Abroad, his victories began to foster a sense of national pride. But how would England cope with his successor, a man ruled by private obsessions rather than royal ambition? Edward I was a difficult act to follow for any son, but Edward II was particularly ill-equipped to step into his father's shoes. He may have looked like his father - tall, handsome and strong -

but in fact, they had little in common. Disturbingly, it was noted that Edward shunned the traditional pastimes of princes, preferring instead common pursuits like rowing, swimming and boat-building. At the beginning of Edward's reign, the contrasting character with his father

wasn't necessarily seen as a bad thing. Edward I had undoubtedly been a great king but, especially towards the end, his realm had paid a terrible price for his driving ambition

and men were looking forward to a quieter life under his apparently more accommodating son. And the symbol of the change was the new coronation oath which Edward swore here in Westminster Abbey. Out went Edward I's promise to defend the rights of the crown. In came a new oath that the king would uphold and defend the laws and righteous customs which the community of the realm shall choose. "I so agree and promise," Edward swore. In those few words, he'd abandoned any claim to absolute royal power, and he undertook instead to rule by consent and in cooperation with the nobles. A brave new world, it seemed, had dawned.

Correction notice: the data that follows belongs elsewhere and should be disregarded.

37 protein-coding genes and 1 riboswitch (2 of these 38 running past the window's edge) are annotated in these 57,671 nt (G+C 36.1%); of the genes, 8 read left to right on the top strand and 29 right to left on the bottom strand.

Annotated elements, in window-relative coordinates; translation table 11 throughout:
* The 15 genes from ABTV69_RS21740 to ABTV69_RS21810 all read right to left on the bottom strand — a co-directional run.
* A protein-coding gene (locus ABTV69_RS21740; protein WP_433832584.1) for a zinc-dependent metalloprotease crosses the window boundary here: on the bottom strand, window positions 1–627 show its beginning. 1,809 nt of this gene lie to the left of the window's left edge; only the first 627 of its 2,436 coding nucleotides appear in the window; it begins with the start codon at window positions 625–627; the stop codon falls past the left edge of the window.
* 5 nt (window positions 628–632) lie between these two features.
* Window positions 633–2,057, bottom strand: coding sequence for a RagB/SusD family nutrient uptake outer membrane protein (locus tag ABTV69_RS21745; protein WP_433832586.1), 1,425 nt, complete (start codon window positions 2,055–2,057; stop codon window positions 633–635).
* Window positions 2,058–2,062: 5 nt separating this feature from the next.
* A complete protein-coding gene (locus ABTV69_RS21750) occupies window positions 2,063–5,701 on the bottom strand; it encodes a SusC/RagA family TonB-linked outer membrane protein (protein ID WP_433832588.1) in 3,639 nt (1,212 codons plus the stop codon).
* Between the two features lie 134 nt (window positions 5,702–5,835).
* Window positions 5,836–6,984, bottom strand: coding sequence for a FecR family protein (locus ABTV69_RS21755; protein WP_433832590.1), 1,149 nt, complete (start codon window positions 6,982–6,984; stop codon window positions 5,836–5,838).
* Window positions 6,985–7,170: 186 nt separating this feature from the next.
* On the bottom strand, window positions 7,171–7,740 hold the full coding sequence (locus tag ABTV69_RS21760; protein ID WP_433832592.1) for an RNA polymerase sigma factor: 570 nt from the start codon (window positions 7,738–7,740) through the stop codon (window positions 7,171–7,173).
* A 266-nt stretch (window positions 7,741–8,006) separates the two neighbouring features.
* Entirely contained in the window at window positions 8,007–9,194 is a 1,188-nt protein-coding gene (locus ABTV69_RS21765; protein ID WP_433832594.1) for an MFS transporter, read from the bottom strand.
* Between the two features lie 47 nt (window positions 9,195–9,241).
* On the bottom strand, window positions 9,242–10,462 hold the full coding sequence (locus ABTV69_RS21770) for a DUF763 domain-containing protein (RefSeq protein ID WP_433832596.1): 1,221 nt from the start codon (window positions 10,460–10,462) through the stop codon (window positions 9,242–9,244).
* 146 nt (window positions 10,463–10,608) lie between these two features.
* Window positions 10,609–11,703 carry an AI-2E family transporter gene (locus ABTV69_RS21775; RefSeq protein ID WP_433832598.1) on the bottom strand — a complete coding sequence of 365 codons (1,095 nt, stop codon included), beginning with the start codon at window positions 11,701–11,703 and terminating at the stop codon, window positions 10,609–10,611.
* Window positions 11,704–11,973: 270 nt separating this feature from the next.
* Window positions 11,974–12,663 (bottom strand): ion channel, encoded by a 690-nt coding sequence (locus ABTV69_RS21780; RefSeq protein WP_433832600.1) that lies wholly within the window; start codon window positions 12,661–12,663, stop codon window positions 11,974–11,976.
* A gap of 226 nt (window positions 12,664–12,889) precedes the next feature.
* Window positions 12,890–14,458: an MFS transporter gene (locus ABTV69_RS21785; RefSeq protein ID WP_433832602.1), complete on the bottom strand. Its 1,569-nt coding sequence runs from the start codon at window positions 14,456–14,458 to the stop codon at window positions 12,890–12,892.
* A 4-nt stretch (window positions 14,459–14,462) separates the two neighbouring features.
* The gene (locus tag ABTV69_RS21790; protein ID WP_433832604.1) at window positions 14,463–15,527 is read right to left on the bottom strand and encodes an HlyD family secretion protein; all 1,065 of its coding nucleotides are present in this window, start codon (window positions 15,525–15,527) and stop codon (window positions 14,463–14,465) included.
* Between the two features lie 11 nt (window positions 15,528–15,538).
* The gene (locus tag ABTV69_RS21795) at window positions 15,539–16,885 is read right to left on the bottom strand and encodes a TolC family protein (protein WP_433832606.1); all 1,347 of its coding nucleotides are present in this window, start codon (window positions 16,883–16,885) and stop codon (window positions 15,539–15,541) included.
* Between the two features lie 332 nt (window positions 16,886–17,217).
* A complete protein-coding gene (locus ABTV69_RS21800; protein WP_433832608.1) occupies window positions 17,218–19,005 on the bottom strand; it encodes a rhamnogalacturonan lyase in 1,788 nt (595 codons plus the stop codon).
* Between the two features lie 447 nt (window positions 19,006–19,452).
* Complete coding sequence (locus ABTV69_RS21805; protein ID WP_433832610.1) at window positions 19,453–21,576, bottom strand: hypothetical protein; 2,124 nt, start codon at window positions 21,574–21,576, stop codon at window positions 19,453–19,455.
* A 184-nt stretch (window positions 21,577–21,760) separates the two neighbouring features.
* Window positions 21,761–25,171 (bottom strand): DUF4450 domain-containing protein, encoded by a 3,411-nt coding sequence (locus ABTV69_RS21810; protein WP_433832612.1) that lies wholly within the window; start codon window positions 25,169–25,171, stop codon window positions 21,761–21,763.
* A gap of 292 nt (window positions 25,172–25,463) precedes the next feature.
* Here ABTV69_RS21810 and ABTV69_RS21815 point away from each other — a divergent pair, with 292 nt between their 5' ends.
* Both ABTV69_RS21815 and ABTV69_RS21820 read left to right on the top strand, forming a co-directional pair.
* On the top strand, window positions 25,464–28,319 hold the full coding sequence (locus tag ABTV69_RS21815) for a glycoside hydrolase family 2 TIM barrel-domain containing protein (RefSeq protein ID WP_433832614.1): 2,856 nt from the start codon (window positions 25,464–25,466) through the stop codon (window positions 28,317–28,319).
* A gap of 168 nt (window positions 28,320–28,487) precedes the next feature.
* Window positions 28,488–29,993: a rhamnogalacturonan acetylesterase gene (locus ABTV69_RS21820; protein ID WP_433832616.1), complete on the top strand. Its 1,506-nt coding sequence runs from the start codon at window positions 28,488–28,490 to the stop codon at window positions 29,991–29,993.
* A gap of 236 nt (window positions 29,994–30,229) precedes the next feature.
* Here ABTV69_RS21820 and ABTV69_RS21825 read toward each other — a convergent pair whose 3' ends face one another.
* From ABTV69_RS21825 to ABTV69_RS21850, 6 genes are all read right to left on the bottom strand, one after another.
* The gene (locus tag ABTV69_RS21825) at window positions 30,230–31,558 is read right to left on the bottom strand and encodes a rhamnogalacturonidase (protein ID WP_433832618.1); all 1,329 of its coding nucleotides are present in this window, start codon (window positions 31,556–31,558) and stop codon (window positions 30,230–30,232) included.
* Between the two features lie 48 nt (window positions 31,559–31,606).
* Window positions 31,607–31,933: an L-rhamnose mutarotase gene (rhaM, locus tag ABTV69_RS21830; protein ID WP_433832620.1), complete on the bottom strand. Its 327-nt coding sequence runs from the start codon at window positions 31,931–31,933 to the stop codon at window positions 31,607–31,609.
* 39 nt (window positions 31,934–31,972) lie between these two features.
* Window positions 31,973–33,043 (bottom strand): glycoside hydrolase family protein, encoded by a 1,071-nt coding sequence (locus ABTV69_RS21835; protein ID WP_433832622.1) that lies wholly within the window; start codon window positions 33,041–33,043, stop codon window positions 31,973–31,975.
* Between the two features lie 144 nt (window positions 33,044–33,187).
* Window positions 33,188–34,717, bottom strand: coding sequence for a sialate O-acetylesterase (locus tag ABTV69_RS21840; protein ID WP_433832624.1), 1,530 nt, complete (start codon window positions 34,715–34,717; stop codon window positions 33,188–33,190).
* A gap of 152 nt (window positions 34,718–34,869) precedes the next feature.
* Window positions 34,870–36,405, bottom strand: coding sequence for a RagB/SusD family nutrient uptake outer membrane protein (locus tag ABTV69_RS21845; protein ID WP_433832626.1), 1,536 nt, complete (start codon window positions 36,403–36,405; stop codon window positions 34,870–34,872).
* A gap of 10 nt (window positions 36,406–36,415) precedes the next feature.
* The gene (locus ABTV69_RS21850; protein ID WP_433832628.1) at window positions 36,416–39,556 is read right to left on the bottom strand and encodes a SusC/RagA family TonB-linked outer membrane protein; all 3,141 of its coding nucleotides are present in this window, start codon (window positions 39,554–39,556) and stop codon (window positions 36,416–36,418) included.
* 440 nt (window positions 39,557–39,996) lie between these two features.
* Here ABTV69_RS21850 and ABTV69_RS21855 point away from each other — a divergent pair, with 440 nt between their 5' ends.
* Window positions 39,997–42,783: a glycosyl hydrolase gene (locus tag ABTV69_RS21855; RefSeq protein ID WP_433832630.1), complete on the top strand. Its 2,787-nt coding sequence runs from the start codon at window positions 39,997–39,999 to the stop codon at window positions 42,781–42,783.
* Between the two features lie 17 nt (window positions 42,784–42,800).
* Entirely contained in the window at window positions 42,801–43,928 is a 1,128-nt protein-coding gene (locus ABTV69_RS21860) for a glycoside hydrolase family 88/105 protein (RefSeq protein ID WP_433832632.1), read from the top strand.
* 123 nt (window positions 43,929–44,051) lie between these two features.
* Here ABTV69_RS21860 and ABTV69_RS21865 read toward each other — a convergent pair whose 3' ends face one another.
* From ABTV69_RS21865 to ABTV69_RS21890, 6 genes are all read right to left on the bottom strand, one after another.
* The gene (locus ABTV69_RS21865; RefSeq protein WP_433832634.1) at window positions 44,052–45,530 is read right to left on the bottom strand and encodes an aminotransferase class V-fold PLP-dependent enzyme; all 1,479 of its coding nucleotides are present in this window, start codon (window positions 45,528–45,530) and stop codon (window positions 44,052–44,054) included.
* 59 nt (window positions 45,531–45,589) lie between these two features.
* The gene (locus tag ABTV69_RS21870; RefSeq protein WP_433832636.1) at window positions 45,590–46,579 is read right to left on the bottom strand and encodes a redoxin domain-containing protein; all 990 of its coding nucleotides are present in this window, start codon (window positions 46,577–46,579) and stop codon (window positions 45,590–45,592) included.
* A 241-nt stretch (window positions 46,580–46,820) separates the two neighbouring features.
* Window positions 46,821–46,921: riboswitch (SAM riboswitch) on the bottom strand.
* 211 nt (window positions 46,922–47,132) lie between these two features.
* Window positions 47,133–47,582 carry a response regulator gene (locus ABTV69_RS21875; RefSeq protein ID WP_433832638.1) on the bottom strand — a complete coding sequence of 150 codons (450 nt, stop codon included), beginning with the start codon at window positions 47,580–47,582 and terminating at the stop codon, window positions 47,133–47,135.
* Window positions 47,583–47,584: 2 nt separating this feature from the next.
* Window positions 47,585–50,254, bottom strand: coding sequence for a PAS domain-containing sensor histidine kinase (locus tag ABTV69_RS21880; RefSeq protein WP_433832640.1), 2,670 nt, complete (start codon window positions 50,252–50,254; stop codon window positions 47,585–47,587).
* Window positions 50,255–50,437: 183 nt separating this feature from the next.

Edward, the hope was, would be a conciliator, not an authoritarian monarch. But he lacked his father's strength of will and had, for contemporaries, an even more worrying personality flaw which was evident even at his coronation. Edward was crowned with his wife, Queen Isabella, by his side, but it was his childhood friend Piers Gaveston who stole the show. Edward had eyes and ears only for Piers and Piers, in turn, gave himself the airs and graces of a royal favourite. At the coronation, he openly flouted convention by wearing purple robes rather than the traditional gold. To add injury to insult, Edward presented Piers

with the best of his new wife's jewels and wedding presents. Whether or not the relationship between Edward and Piers was actively homosexual is unclear. No contemporary explicitly says that it was. Instead, they use phrases like "the love that surpasseth the love of a woman". One wrote: